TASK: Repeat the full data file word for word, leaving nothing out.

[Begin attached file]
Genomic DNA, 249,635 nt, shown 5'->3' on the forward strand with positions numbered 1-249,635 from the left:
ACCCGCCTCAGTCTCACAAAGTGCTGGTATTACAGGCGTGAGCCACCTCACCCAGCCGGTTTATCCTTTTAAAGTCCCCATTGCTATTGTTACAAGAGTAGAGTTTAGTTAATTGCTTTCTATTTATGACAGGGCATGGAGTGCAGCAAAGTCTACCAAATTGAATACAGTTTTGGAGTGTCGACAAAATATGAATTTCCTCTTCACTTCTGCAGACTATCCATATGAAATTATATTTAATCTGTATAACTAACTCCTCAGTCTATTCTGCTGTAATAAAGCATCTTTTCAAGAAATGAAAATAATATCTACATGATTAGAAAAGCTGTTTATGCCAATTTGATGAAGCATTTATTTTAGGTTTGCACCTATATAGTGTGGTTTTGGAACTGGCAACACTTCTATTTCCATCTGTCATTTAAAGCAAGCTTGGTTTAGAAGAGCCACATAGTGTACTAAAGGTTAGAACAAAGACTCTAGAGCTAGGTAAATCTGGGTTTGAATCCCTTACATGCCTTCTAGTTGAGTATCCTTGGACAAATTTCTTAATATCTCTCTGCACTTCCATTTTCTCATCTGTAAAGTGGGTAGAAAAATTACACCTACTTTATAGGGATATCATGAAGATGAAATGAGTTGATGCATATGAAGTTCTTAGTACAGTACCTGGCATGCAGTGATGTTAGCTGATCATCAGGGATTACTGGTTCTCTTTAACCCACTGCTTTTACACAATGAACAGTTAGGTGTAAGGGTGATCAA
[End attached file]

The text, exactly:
Genomic DNA, 249,635 nt, shown 5'->3' on the forward strand with positions numbered 1-249,635 from the left:
ACCCGCCTCAGTCTCACAAAGTGCTGGTATTACAGGCGTGAGCCACCTCACCCAGCCGGTTTATCCTTTTAAAGTCCCCATTGCTATTGTTACAAGAGTAGAGTTTAGTTAATTGCTTTCTATTTATGACAGGGCATGGAGTGCAGCAAAGTCTACCAAATTGAATACAGTTTTGGAGTGTCGACAAAATATGAATTTCCTCTTCACTTCTGCAGACTATCCATATGAAATTATATTTAATCTGTATAACTAACTCCTCAGTCTATTCTGCTGTAATAAAGCATCTTTTCAAGAAATGAAAATAATATCTACATGATTAGAAAAGCTGTTTATGCCAATTTGATGAAGCATTTATTTTAGGTTTGCACCTATATAGTGTGGTTTTGGAACTGGCAACACTTCTATTTCCATCTGTCATTTAAAGCAAGCTTGGTTTAGAAGAGCCACATAGTGTACTAAAGGTTAGAACAAAGACTCTAGAGCTAGGTAAATCTGGGTTTGAATCCCTTACATGCCTTCTAGTTGAGTATCCTTGGACAAATTTCTTAATATCTCTCTGCACTTCCATTTTCTCATCTGTAAAGTGGGTAGAAAAATTACACCTACTTTATAGGGATATCATGAAGATGAAATGAGTTGATGCATATGAAGTTCTTAGTACAGTACCTGGCATGCAGTGATGTTAGCTGATCATCAGGGATTACTGGTTCTCTTTAACCCACTGCTTTTACACAATGAACAGTTAGGTGTAAGGGTGATCAA